Upstate is proud that they don’t have freezers in their kitchen, and no freezers mean that everything is fresh and the menu changes regularly to reflect what’s available and in-season. We tried the bay scallop ceviche, which was served with cherry tomatoes and microgreens. The ceviche was bright and refreshing.

Upstate bay scallop ceviche

For our main course, I had the linguine with clams. The dish was rich and satisfying, with a generous portion of steamed clams and a flavorful broth. My dining partner ordered the seafood cioppino. There were large portions of fish, sea scallops, mussels, clams, and head-on shrimp, all served in a tomato broth and beautifully prepared. The broth was delicious, and we sopped it up with the accompanying bread. Both dishes came in covered stainless steel bowls, and our server removed the lids after placing our food in front of us – it made for a great presentation, and the lids then served as a depository for our empty shells.


At the end of our meal, our server brought thin slices of whiskey cake, a moist, delicious end to our dinner. It was the perfect finish – not too sweet, but something I’d never had before. (I’d say it’s worth coming here for the whiskey cake alone!)


Want to check out Upstate yourself? The restaurant is located at 95 E. 1st Avenue in the East Village. If traveling by subway, you can take the F train to the 2nd Avenue station, or the 4 or 6 trains to Astor Place. If your a fan of street art, keep your eyes open as you walk from the station to the restaurant, as this is an area with a variety of painted murals.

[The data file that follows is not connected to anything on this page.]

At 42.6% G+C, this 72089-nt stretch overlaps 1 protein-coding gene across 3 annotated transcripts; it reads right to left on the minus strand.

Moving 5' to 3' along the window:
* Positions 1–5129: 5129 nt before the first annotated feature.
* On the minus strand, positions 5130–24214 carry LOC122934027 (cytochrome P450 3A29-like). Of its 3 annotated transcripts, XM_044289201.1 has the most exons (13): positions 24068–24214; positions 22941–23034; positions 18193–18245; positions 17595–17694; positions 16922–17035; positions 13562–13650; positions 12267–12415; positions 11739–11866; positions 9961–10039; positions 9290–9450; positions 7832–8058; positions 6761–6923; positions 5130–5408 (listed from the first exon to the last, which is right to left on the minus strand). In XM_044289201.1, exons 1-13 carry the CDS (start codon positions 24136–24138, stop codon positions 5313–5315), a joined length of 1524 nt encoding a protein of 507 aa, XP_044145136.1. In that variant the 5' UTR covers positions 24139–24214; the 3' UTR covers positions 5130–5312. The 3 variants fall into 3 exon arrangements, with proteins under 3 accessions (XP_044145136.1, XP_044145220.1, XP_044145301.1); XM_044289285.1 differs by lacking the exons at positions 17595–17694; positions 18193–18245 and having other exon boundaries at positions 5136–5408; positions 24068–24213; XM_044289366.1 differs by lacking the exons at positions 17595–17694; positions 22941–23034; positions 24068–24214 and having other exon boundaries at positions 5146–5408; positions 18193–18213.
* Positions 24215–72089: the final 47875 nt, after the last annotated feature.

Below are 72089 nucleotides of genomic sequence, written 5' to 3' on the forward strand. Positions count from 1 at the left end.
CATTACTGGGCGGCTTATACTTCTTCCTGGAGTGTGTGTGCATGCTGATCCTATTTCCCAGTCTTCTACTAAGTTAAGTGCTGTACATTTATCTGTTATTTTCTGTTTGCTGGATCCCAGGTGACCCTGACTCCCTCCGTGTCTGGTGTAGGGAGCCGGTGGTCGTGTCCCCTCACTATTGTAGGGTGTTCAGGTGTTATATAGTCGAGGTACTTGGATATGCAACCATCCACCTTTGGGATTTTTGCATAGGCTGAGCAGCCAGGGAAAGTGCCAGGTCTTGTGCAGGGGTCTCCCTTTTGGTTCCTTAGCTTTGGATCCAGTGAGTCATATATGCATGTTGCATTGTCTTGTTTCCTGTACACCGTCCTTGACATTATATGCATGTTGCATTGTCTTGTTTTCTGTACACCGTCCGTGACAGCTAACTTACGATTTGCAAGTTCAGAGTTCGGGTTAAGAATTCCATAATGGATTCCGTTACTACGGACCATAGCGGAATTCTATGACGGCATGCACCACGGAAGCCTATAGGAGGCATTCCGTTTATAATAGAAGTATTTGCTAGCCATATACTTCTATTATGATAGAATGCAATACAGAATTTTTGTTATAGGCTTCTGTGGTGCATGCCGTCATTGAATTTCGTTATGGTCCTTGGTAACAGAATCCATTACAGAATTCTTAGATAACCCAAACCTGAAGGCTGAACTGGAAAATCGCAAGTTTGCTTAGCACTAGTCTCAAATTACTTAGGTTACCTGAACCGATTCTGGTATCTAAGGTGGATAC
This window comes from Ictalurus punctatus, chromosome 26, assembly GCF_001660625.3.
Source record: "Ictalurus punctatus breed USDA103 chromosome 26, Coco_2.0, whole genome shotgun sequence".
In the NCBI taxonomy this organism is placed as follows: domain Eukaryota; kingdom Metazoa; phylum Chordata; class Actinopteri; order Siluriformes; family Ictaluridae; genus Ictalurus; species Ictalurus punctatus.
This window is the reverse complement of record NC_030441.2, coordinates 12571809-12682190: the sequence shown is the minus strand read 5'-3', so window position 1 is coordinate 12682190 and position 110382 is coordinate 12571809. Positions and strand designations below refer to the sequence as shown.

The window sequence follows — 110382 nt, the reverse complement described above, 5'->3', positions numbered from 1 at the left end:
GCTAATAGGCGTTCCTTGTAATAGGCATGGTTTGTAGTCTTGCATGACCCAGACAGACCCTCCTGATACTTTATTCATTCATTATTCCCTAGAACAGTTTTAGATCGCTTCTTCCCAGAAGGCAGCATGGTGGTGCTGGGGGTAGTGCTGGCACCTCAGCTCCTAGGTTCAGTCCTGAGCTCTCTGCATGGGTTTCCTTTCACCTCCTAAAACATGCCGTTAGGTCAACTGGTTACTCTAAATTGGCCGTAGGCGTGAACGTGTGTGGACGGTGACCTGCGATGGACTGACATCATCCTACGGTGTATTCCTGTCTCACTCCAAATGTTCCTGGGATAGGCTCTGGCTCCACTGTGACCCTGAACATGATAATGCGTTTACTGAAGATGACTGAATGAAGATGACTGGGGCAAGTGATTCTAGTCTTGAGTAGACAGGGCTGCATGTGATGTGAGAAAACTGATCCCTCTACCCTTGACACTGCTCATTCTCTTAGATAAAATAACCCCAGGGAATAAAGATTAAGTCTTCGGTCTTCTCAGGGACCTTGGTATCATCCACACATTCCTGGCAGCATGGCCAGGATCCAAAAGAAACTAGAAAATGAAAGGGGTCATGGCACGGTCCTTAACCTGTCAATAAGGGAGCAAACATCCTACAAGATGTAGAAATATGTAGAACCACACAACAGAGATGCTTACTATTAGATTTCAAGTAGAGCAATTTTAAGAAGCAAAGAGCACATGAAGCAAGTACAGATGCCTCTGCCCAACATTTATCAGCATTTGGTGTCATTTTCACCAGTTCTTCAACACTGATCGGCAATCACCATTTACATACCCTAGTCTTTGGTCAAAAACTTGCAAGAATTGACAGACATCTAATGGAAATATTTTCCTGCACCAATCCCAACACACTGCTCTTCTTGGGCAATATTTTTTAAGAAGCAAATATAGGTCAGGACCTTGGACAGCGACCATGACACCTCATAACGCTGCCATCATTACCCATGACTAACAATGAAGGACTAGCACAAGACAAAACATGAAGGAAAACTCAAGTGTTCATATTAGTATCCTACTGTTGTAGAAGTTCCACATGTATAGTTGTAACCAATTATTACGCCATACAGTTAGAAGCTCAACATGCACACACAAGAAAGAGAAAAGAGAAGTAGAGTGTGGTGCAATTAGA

Restaurant Review: Cull & Pistol

In my previous post, I described some of the delicious things that can be found at Chelsea Market. Above all other options, my favorite place to eat at Chelsea Market has to be Cull & Pistol. The dilemma is choosing when to go. One of my favorite things on their menu is the Connecticut-style Lobster Roll. The generous chunks of lobster are warmed in lobster butter and served on a soft, toasted bun. The lobster roll is then finished with a squeeze of lemon and some kewpie mayonnaise. It’s absolutely luxurious, and one of those things that you just can’t put down. Before you realize it, the entire thing is gone! The lobster roll is served with “new bay” french fries. The fries are thin-cut shoestring fries, fried crisp and liberally seasoned. They’re a great accompaniment to the lobster roll, especially if you order one of their craft draft beers. Cull & Pistol also offers the traditional chilled Maine-style lobster roll. (The Infatuation recently named Cull & Pistol’s lobster rolls among the best in the city–so I can’t be wrong!)